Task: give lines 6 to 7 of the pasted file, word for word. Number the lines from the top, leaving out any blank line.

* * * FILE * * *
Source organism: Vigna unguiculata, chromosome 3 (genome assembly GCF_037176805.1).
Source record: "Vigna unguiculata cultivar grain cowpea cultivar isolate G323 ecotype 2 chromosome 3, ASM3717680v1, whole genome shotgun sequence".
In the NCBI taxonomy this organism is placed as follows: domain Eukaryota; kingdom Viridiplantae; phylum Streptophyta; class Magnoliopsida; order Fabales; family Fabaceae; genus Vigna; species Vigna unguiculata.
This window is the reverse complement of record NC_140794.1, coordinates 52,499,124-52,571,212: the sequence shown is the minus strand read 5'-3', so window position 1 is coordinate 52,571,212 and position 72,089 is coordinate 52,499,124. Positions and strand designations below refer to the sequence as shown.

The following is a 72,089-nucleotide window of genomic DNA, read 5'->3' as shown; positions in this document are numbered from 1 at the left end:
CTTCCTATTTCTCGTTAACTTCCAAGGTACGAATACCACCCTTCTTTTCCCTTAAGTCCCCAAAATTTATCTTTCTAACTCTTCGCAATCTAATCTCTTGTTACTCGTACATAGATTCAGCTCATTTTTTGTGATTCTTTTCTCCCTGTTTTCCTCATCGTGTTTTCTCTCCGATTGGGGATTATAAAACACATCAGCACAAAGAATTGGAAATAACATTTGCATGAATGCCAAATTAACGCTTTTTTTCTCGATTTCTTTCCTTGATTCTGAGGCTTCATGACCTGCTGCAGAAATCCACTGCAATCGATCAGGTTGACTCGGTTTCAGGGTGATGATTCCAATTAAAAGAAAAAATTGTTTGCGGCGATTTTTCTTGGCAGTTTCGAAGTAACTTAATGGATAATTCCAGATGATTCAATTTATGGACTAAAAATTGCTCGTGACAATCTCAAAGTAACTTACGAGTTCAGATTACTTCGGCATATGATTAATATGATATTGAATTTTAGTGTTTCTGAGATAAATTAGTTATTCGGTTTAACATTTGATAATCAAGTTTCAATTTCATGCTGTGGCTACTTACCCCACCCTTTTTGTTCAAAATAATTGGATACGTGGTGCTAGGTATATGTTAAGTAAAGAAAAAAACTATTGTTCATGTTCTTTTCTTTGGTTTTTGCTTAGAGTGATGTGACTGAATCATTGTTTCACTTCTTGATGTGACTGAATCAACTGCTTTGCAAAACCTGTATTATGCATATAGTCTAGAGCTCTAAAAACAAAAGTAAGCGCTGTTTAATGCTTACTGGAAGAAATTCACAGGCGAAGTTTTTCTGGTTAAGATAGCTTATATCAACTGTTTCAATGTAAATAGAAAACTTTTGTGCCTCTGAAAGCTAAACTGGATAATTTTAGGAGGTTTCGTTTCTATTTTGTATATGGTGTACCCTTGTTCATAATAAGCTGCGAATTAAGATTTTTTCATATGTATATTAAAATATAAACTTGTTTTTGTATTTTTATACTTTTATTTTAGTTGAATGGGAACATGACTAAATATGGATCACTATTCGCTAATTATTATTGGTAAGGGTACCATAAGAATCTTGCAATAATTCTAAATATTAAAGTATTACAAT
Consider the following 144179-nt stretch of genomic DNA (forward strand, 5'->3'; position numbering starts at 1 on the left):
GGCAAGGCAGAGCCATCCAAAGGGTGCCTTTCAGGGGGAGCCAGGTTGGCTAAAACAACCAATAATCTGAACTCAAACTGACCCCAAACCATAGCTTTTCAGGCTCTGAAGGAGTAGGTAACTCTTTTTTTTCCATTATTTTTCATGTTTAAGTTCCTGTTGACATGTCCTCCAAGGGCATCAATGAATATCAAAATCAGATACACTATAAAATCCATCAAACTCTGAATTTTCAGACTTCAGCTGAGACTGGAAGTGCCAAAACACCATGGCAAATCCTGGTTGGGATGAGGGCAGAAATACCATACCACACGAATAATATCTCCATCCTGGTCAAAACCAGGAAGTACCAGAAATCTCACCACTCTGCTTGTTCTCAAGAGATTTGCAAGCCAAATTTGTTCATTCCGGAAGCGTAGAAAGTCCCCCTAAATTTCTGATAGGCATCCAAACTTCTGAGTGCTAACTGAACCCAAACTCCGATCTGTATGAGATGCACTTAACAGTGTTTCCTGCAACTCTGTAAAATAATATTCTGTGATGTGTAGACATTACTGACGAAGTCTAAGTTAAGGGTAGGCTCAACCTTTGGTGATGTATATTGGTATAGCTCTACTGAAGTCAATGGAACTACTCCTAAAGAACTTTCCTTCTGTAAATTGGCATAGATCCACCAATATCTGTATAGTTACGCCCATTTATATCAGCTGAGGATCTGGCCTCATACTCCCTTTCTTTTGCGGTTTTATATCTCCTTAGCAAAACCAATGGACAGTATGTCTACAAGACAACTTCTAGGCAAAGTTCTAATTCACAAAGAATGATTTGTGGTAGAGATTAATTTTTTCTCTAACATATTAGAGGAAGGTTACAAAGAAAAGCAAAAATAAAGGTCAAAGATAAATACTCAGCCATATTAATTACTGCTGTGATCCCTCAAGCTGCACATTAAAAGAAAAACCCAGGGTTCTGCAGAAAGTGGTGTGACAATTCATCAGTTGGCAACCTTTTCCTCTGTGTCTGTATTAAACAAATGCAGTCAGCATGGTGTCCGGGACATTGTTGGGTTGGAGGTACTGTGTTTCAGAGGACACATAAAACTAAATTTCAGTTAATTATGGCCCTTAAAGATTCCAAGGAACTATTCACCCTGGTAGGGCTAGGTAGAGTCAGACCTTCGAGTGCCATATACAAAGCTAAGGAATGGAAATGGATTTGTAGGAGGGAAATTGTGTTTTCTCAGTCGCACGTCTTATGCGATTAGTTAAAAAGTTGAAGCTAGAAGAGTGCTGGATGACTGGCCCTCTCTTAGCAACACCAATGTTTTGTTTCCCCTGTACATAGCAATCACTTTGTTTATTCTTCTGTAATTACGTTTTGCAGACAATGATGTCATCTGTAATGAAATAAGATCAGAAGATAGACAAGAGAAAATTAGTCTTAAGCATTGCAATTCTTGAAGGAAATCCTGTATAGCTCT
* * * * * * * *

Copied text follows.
CTTCCTATTTCTCGTTAACTTCCAAGGTACGAATACCACCCTTCTTTTCCCTTAAGTCCCCAAAATTTATCTTTCTAACTCTTCGCAATCTAATCTCTTGTTACTCGTACATAGATTCAGCTCATTTTTTGTGATTCTTTTCTCCCTGTTTTCCTCATCGTGTTTTCTCTCCGATTGGGGATTATAAAACACATCAGCACAAAGAATTGGAAATAACATTTGCATGAATGCCAAATTAACGCTTTTTTTCTCGATTTCTTTCCTTGATTCTGAGGCTTCATGACCTGCTGCAGAAATCCACTGCAATCGATCAGGTTGACTCGGTTTCAGGGTGATGATTCCAATTAAAAGAAAAAATTGTTTGCGGCGATTTTTCTTGGCAGTTTCGAAGTAACTTAATGGATAATTCCAGATGATTCAATTTATGGACTAAAAATTGCTCGTGACAATCTCAAAGTAACTTACGAGTTCAGATTACTTCGGCATATGATTAATATGATATTGAATTTTAGTGTTTCTGAGATAAATTAGTTATTCGGTTTAACATTTGATAATCAAGTTTCAATTTCATGCTGTGGCTACTTACCCCACCCTTTTTGTTCAAAATAATTGGATACGTGGTGCTAGGTATATGTTAAGTAAAGAAAAAAACTATTGTTCATGTTCTTTTCTTTGGTTTTTGCTTAGAGTGATGTGACTGAATCATTGTTTCACTTCTTGATGTGACTGAATCAACTGCTTTGCAAAACCTGTATTATGCATATAGTCTAGAGCTCTAAAAACAAAAGTAAGCGCTGTTTAATGCTTACTGGAAGAAATTCACAGGCGAAGTTTTTCTGGTTAAGATAGCTTATATCAACTGTTTCAATGTAAATAGAAAACTTTTGTGCCTCTGAAAGCTAAACTGGATAATTTTAGGAGGTTTCGTTTCTATTTTGTATATGGTGTACCCTTGTTCATAATAAGCTGCGAATTAAGATTTTTTCATATGTATATTAAAATATAAACTTGTTTTTGTATTTTTATACTTTTATTTTAGTTGAATGGGAACATGACTAAATATGGATCACTATTCGCTAATTATTATTGGTAAGGGTACCATAAGAATCTTGCAATAATTCTAAATATTAAAGTATTACAAT
Consider the following 144179-nt stretch of genomic DNA (forward strand, 5'->3'; position numbering starts at 1 on the left):